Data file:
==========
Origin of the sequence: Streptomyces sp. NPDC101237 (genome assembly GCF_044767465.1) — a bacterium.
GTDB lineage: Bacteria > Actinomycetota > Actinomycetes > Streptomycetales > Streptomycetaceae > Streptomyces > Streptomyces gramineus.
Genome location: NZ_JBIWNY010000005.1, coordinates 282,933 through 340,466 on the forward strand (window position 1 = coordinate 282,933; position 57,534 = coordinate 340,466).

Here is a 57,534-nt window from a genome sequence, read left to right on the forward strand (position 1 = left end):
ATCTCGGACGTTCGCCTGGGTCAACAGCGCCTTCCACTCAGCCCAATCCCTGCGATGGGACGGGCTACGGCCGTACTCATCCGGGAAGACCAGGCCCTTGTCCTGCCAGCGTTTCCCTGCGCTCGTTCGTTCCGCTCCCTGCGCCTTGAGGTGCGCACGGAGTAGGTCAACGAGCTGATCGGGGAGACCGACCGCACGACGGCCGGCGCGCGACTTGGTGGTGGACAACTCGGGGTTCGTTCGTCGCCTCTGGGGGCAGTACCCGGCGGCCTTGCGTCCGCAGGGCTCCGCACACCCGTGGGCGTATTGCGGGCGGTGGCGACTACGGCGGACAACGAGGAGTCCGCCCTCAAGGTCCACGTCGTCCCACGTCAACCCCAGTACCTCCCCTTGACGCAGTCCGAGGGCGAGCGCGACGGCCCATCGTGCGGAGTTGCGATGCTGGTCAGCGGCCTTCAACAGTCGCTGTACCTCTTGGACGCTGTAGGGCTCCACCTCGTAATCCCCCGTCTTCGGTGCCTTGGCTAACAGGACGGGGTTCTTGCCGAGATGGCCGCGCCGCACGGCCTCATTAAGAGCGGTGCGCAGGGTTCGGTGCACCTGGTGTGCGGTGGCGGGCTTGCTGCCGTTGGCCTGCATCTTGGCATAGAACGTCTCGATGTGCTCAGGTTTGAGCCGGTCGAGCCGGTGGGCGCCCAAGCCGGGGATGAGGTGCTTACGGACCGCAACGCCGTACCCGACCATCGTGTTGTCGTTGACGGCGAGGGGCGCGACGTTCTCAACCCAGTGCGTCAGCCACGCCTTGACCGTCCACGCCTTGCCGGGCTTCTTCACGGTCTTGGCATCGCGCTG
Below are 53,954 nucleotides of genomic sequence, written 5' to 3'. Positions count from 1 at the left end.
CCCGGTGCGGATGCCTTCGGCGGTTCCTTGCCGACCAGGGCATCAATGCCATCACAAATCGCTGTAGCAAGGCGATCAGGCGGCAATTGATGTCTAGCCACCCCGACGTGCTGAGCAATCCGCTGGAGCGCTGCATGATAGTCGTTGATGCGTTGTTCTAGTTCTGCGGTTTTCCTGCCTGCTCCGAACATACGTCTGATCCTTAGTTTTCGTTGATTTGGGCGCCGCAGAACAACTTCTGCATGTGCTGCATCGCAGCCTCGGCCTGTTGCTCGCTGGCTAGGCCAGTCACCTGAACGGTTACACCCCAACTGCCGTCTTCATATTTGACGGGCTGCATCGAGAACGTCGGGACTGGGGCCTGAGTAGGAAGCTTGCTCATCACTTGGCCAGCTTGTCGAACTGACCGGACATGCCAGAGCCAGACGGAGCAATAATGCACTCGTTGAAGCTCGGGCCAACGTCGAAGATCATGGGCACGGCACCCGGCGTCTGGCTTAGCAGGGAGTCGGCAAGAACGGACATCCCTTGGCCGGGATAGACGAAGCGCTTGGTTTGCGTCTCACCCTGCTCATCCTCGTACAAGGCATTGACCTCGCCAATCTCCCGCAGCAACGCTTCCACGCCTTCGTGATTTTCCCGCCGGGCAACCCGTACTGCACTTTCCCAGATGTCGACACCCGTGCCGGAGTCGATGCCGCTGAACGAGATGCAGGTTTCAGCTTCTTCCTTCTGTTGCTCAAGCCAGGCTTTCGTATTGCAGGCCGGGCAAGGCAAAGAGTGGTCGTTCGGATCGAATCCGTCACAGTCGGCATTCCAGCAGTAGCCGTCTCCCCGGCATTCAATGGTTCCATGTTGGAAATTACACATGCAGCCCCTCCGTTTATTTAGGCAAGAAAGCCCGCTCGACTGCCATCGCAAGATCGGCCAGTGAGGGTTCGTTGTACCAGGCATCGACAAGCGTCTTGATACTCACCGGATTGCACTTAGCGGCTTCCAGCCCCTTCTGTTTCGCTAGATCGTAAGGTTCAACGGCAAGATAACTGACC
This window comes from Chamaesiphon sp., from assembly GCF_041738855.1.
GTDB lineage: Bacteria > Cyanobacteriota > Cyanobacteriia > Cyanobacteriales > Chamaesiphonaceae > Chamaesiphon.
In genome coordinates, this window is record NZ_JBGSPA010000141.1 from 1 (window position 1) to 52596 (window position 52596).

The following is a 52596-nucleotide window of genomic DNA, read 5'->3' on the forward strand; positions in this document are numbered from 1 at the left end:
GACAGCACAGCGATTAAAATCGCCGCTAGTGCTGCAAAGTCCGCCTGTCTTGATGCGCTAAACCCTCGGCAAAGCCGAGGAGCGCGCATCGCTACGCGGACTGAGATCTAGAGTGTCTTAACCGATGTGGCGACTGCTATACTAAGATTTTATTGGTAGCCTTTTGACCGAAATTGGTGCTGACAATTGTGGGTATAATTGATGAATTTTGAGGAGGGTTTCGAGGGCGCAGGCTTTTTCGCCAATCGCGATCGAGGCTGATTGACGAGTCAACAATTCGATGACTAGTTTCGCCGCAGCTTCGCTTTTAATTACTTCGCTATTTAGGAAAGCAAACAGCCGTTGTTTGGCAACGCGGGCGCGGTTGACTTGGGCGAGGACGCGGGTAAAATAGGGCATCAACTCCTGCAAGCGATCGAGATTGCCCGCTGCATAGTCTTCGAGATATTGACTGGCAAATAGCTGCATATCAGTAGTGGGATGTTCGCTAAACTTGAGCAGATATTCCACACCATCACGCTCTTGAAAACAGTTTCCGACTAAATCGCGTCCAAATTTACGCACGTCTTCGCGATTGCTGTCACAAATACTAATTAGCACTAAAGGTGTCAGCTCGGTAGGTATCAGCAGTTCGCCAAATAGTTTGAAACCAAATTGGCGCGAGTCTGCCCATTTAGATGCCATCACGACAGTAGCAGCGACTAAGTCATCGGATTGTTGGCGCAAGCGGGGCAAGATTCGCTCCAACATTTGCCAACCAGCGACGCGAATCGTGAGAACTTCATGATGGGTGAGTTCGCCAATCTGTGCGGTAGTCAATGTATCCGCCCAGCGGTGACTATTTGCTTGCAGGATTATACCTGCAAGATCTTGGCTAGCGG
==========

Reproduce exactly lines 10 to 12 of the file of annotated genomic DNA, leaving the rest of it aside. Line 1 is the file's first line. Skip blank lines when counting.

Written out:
In genome coordinates, this window is record NZ_JBGSPA010000141.1 from 1 (window position 1) to 52596 (window position 52596).

The following is a 52596-nucleotide window of genomic DNA, read 5'->3' on the forward strand; positions in this document are numbered from 1 at the left end:
GACAGCACAGCGATTAAAATCGCCGCTAGTGCTGCAAAGTCCGCCTGTCTTGATGCGCTAAACCCTCGGCAAAGCCGAGGAGCGCGCATCGCTACGCGGACTGAGATCTAGAGTGTCTTAACCGATGTGGCGACTGCTATACTAAGATTTTATTGGTAGCCTTTTGACCGAAATTGGTGCTGACAATTGTGGGTATAATTGATGAATTTTGAGGAGGGTTTCGAGGGCGCAGGCTTTTTCGCCAATCGCGATCGAGGCTGATTGACGAGTCAACAATTCGATGACTAGTTTCGCCGCAGCTTCGCTTTTAATTACTTCGCTATTTAGGAAAGCAAACAGCCGTTGTTTGGCAACGCGGGCGCGGTTGACTTGGGCGAGGACGCGGGTAAAATAGGGCATCAACTCCTGCAAGCGATCGAGATTGCCCGCTGCATAGTCTTCGAGATATTGACTGGCAAATAGCTGCATATCAGTAGTGGGATGTTCGCTAAACTTGAGCAGATATTCCACACCATCACGCTCTTGAAAACAGTTTCCGACTAAATCGCGTCCAAATTTACGCACGTCTTCGCGATTGCTGTCACAAATACTAATTAGCACTAAAGGTGTCAGCTCGGTAGGTATCAGCAGTTCGCCAAATAGTTTGAAACCAAATTGGCGCGAGTCTGCCCATTTAGATGCCATCACGACAGTAGCAGCGACTAAGTCATCGGATTGTTGGCGCAAGCGGGGCAAGATTCGCTCCAACATTTGCCAACCAGCGACGCGAATCGTGAGAACTTCATGATGGGTGAGTTCGCCAATCTGTGCGGTAGTCAATGTATCCGCCCAGCGGTGACTATTTGCTTGCAGGATTATACCTGCAAGATCTTGGCTAGCGG